4:10:1 (optional; standard synchromesh)
6.70 x 15 4-ply BSW
Wheels: 5 inch
Original Brand: Firestone
Whitewall Width: 2 11/16" (optional)
Front: 11 inch hydraulic drum
Rear: 11 inch hydraulic drum
Total Swept Area: 175 sq. in.
Front Tread: 56 inches
Rear Tread: 56 inches
Length: 175.3 inches
Width: 70.3 inches
Height: 50.2 inches
Ground Clearance: 5.9 inches
Height to Top of Door: 34.2 inches
Height to Top of Hard Top: 52.2 inches
Front Leg Room: 45.4 inches
Front Shoulder Room: 53.3 inches
Front Hip Room: 58.8 inches
Front Headroom: 32.2 inches (Hardtop)
The 1955 Ford Thunderbird was the world's first "personal" car. Not a sports car, not a luxury car, not a compact car, not a family car, but a personal car. One that could be tailored to the individual needs and desires of its owner.
In appearance, it was sporty, but it also was luxurious with its pleated vinyl upholstery and upscale interior appointments.
The Thunderbird created a whole new class of automobiles, and no matter what the current trend, the T-bird was there, a step ahead, setting those trends.
6-Volt electrical system
Ford crest and crossed flag emblems
Flat, 2-spoke steering wheel
No front fender vents
No sun visors on production units
Sewn-in rear window on convertible top (also early 1956 production)
Squared-off trim on lower front corner of hard top (revised in April 1955)
Chrome "doughnut" exhaust ring (early production)
Wedge-shaped heater knobs
No vent windows
The Data Plate for the 1955 Thunderbird (shown below, click for larger version in new window or tab) is located in the engine compartment on the cowl just to the right of and below the hood latch mechanism on the passenger's side of the car. The plate is aluminum and has black printing on it with raised digits. It is riveted in place. Additionally, the serial number is stamped on the right front chassis rail, which can be observed with the hood raised.
Above: Click Data Plate image to see larger version in new window or tab.
THIS IS THE CAR THAT CREATED A NEW CLASS IN THE AUTOMOTIVE WORLD:
1955 FORD THUNDERBIRD
Above: 1955 Ford Thunderbird in Thunderbird Blue. Note the matching bolsters on the seats with white inserts. With the wide whitewall tires and black convertible top, it's a stunning mid-fifties color combination.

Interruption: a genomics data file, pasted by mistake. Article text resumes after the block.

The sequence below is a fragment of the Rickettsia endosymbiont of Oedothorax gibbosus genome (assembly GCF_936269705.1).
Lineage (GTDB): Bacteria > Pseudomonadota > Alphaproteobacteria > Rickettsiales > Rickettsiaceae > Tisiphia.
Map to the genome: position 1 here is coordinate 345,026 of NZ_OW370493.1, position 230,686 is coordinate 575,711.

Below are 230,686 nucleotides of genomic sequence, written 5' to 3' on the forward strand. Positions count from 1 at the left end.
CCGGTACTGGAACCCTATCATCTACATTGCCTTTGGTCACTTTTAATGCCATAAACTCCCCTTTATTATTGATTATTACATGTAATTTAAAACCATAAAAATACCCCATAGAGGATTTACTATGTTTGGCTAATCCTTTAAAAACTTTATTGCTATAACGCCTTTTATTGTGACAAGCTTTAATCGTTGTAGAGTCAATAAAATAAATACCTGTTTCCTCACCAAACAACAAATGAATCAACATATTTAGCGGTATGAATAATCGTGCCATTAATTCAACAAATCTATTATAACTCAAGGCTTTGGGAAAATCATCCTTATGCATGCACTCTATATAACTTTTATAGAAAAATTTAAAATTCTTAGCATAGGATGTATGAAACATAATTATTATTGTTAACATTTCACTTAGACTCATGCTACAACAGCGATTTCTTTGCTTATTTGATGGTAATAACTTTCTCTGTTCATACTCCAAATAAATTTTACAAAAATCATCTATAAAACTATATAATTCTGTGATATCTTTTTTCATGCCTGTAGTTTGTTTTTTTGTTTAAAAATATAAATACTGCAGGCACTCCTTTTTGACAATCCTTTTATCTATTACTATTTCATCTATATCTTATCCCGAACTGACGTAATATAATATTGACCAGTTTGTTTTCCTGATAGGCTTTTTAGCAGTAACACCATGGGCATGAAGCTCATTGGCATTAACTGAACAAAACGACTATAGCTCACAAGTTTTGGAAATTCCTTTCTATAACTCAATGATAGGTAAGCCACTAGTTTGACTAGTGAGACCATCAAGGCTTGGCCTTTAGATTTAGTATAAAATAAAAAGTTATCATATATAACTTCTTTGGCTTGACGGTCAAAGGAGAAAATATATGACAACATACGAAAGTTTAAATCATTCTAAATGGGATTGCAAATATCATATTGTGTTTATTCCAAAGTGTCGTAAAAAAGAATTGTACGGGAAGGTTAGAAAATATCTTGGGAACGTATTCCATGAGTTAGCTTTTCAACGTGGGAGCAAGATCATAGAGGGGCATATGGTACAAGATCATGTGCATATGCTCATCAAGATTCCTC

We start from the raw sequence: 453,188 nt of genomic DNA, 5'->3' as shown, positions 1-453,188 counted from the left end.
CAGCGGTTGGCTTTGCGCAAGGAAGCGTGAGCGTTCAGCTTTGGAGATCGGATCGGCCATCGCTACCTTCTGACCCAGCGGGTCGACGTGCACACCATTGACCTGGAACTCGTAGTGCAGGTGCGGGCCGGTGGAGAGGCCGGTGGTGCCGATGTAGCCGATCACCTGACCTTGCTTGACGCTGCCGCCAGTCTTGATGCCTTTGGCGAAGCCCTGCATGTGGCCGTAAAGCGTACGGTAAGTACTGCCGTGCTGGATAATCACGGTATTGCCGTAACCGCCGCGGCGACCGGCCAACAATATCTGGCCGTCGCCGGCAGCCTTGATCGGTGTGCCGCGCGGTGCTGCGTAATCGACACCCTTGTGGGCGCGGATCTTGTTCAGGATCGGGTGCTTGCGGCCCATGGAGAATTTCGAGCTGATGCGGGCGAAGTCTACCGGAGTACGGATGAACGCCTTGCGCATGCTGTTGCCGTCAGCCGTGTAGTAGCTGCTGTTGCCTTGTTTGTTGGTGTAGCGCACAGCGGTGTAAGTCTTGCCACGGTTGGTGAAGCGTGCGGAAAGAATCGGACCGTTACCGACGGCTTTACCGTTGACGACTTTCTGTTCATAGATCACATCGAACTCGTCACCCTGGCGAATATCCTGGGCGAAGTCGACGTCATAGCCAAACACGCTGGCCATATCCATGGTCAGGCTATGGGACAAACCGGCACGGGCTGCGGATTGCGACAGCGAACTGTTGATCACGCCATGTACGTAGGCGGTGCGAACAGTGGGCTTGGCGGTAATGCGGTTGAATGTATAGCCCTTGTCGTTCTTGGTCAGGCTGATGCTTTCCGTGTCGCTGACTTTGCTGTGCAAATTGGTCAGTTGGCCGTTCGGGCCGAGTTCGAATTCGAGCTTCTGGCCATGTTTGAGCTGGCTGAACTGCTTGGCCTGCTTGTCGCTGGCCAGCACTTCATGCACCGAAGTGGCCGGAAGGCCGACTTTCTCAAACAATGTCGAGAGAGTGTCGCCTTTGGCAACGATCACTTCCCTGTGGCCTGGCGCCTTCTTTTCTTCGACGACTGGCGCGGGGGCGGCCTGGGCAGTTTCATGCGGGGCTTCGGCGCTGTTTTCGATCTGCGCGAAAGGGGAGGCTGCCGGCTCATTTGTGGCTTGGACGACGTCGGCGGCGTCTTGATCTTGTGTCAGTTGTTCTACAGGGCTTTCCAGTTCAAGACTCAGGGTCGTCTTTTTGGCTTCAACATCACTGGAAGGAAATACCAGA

Ah, the mid-fifties. Mid-century. A great time in America's history. The war was over and people were putting it behind them, looking forward to the 1960's, a decade of hope. 1955 was a time of sleek, modern, contemporary houses and furnishings. People were shedding the stuffy, busy decor of the past and embracing sleekness, more minimalist designs.
Cars were getting bigger and more advanced. They were more comfortable, easier to drive, required less maintenance, and were more dependable. And in the midst of all this, one car stood apart from all others. It could immediately be identified as a Ford, but it was unlike any other Ford ever made. It was a personal car, sporty in appearance but with most of the luxuries people had come to expect in fine automobiles.
The Thunderbird was named after the mythical bird known as a good luck omen to the American Indians. Displayed with outstretched wings, the Thunderbird is seen frequently in Southwestern Indian art, and is believed to have the power to bring thunder, lightening, and rain to the parched desert in the Southwest by flapping its wings. The Thunderbird was said to be invisible to man, except in flashes of lightening as it soared through the skies with lightening bolts tucked under its wings.